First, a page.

Sunday 5 April, 2020

Demonetisation of $100 bill by December 31

Photo by Darlisa Ghouralal.

Photo by Darlisa Ghouralal.

From December 31, current $100 bills in circulation will cease to be legal tender, making way for the new plastic polymer notes.

Central Bank Governor Dr Alvin Hilaire made the announcement at a conference on Monday where the new polymer note was launched.

Around 80 million $100 bills are currently in circulation. Banks have already begun receiving the new notes, which will be available to the public from tomorrow.  

Photo by Darlisa Ghouralal.

When asked whether rapid demonetisation would see long lines and other hiccups as customers try to cash in their old bills, Hilaire said the shorter timeframe would actually keep down the costs involved in the changeover.

He urged citizens to have patience as banks put things in place to ensure that their ATMs are configured to dispense the new polymer notes.

He also revealed that this was only the first step in a series of changeovers, as the other denominations of paper currency would soon follow suit and be changed to polymer bills.

The new designs will be unveiled by March 31, 2020.

In keeping with the design change of the new $100 polymer, the Central Bank Governor said tradition will be maintained in terms of colours and familiar markers like the Coat of Arms, but at the same time modern, avant garde, simple, futuristic and reflect T&T as a people.

Hilaire explained that the changeover to polymer was a decision taken with four factors in mind: durability, security, cost savings, and those with visual impairment or low vision. 

Commenting on the new design, Hilaire described it as "very structured" that maintains elements from the previous bills.

"It is uncluttered… a few elements, not too much going on.

It’s clean, simple and straightforward. It also respects tradition and we think that is important.”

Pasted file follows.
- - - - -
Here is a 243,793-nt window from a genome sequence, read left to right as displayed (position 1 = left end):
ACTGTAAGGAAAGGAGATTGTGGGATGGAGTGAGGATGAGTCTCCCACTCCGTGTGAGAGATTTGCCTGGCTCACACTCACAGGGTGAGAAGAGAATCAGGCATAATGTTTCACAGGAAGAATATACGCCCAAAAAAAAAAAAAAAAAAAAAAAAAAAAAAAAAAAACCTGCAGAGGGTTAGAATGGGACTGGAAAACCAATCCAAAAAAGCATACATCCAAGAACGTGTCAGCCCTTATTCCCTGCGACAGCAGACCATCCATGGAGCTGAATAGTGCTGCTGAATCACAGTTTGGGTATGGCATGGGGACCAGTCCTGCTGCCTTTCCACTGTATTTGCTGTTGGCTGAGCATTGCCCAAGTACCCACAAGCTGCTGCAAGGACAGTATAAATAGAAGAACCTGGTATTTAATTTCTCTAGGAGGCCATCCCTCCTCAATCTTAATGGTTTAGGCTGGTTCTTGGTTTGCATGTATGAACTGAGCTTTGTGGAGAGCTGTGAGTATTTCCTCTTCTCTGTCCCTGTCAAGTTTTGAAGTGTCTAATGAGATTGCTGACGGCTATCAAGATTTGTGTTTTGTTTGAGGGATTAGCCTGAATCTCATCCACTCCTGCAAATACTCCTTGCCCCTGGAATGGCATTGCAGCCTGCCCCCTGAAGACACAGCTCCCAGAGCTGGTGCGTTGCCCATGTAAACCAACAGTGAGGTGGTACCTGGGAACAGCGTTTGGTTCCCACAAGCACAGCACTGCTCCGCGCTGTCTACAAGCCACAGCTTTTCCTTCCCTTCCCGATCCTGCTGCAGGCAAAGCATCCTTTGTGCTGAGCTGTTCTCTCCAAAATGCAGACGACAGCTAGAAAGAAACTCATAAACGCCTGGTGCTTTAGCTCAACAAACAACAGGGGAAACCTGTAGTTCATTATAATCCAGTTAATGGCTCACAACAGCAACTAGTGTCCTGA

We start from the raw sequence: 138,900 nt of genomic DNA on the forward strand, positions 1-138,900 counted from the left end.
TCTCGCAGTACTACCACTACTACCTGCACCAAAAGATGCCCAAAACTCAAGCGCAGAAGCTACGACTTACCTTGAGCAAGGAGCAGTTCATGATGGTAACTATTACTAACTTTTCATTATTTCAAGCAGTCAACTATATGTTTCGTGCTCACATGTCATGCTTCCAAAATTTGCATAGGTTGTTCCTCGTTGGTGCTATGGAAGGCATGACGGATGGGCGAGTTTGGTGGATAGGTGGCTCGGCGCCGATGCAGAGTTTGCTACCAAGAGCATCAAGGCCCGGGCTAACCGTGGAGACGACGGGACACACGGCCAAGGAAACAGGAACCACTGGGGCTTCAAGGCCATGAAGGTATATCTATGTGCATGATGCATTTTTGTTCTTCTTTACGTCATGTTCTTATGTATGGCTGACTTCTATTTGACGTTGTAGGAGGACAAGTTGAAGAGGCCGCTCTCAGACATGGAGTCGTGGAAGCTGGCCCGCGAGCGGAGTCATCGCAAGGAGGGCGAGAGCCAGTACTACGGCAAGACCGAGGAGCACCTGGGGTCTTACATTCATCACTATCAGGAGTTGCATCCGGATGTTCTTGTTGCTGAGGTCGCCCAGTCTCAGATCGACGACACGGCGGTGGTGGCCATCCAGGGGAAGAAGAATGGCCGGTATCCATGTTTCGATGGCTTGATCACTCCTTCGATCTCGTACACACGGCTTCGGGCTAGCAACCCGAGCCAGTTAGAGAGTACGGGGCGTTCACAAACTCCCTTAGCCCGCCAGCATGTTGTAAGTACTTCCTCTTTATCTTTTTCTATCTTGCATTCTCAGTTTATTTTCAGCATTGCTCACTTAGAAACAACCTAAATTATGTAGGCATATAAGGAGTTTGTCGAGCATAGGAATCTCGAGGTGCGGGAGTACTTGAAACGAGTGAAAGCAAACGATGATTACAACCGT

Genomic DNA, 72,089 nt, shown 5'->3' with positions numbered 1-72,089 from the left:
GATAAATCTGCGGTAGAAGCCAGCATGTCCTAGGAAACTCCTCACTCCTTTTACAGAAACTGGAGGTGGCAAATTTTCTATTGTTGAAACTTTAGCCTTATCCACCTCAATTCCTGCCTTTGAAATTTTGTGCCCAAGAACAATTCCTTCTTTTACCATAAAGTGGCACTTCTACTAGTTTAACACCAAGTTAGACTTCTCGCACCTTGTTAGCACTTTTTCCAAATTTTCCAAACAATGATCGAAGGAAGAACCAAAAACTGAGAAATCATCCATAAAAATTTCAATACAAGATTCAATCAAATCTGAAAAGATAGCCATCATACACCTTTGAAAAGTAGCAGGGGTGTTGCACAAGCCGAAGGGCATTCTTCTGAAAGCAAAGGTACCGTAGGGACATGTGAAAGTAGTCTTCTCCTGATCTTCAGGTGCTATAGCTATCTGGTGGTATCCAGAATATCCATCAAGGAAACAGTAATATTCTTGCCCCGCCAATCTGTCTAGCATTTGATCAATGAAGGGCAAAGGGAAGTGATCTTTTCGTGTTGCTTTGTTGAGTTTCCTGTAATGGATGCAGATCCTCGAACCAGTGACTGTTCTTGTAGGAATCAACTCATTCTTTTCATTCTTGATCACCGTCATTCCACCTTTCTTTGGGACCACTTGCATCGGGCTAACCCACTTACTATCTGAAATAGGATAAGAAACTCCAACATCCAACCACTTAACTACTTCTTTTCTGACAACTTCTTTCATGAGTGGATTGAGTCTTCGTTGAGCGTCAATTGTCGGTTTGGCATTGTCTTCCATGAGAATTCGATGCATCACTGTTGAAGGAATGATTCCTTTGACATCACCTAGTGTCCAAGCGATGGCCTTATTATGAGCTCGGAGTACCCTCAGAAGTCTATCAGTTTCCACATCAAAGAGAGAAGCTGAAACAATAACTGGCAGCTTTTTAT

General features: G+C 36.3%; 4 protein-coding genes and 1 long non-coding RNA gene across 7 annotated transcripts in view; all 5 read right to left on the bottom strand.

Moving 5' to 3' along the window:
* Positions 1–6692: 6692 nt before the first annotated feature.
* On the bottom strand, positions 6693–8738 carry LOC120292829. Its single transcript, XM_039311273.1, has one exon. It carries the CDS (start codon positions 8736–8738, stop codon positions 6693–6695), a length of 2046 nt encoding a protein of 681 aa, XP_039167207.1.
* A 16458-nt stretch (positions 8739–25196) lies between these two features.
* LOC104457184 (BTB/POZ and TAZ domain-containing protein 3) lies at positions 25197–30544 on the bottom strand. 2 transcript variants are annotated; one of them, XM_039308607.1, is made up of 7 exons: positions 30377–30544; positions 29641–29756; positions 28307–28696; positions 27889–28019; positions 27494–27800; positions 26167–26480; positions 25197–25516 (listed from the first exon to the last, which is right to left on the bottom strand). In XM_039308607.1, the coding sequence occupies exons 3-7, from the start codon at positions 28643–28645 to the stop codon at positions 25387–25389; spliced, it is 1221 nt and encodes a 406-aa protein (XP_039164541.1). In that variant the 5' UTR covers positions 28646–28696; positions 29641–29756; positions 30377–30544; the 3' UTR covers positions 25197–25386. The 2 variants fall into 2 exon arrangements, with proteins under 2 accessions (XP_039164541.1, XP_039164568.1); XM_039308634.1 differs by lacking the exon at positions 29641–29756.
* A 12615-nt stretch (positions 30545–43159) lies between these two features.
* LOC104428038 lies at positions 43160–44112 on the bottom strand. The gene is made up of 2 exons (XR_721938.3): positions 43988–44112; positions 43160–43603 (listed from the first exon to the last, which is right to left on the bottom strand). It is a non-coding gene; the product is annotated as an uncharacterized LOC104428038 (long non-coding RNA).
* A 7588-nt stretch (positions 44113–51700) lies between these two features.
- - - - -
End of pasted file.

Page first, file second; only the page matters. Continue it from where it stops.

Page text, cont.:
"So, the elements that we had before are maintained. We have the Coat of Arms, we have the derrick, we have the bird and of course, we have the Central Bank of Trinidad and Tobago."

He assured that there will be increased surveillance by the Financial Intelligence Unit to combat money laundering and the possibility of forgery, noting a recent uptick in counterfeiting of the bills. 

The new security features of the polymer $100 note make it more difficult for counterfeiters to forge the bill. 

 

Holding up the note to natural light will reveal the number 100 in the blue print, while under a UV light some areas of the note will glow. 

While the new note is smoother than current paper bills, the corner of the note features a raised X. A clear window can be seen from the front and back of the note. Tilting the bill reveals areas of shimmering gold ink. Looking at the note under a magnifier small letters and numbers will appear as plain print.

The Central Bank will also conduct a series of Know Your Money sessions this week to sensitise the public on the new notes.

Hilaire also assured there would be minimal disruption, despite the demonetisation exercise coinciding with Christmas.

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